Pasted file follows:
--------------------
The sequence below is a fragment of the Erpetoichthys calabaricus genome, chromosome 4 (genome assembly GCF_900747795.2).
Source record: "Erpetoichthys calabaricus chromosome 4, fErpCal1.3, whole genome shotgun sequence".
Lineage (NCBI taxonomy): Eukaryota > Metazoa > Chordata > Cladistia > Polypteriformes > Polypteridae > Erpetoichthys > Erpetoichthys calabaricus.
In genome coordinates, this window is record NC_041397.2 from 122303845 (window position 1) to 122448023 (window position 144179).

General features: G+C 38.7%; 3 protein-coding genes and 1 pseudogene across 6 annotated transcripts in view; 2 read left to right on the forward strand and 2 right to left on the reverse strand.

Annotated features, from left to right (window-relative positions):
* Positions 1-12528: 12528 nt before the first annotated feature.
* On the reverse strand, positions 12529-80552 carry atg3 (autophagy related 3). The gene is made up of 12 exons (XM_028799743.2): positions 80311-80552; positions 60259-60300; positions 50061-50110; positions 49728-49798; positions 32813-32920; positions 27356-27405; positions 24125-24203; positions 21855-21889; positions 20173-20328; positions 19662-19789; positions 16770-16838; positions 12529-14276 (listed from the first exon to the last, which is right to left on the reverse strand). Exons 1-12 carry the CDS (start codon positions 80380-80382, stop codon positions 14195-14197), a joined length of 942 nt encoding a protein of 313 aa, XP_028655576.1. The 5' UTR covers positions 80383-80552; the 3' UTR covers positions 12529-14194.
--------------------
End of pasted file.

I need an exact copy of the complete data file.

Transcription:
The sequence below is a fragment of the Erpetoichthys calabaricus genome, chromosome 4 (genome assembly GCF_900747795.2).
Source record: "Erpetoichthys calabaricus chromosome 4, fErpCal1.3, whole genome shotgun sequence".
Lineage (NCBI taxonomy): Eukaryota > Metazoa > Chordata > Cladistia > Polypteriformes > Polypteridae > Erpetoichthys > Erpetoichthys calabaricus.
In genome coordinates, this window is record NC_041397.2 from 122303845 (window position 1) to 122448023 (window position 144179).

General features: G+C 38.7%; 3 protein-coding genes and 1 pseudogene across 6 annotated transcripts in view; 2 read left to right on the forward strand and 2 right to left on the reverse strand.

Annotated features, from left to right (window-relative positions):
* Positions 1-12528: 12528 nt before the first annotated feature.
* On the reverse strand, positions 12529-80552 carry atg3 (autophagy related 3). The gene is made up of 12 exons (XM_028799743.2): positions 80311-80552; positions 60259-60300; positions 50061-50110; positions 49728-49798; positions 32813-32920; positions 27356-27405; positions 24125-24203; positions 21855-21889; positions 20173-20328; positions 19662-19789; positions 16770-16838; positions 12529-14276 (listed from the first exon to the last, which is right to left on the reverse strand). Exons 1-12 carry the CDS (start codon positions 80380-80382, stop codon positions 14195-14197), a joined length of 942 nt encoding a protein of 313 aa, XP_028655576.1. The 5' UTR covers positions 80383-80552; the 3' UTR covers positions 12529-14194.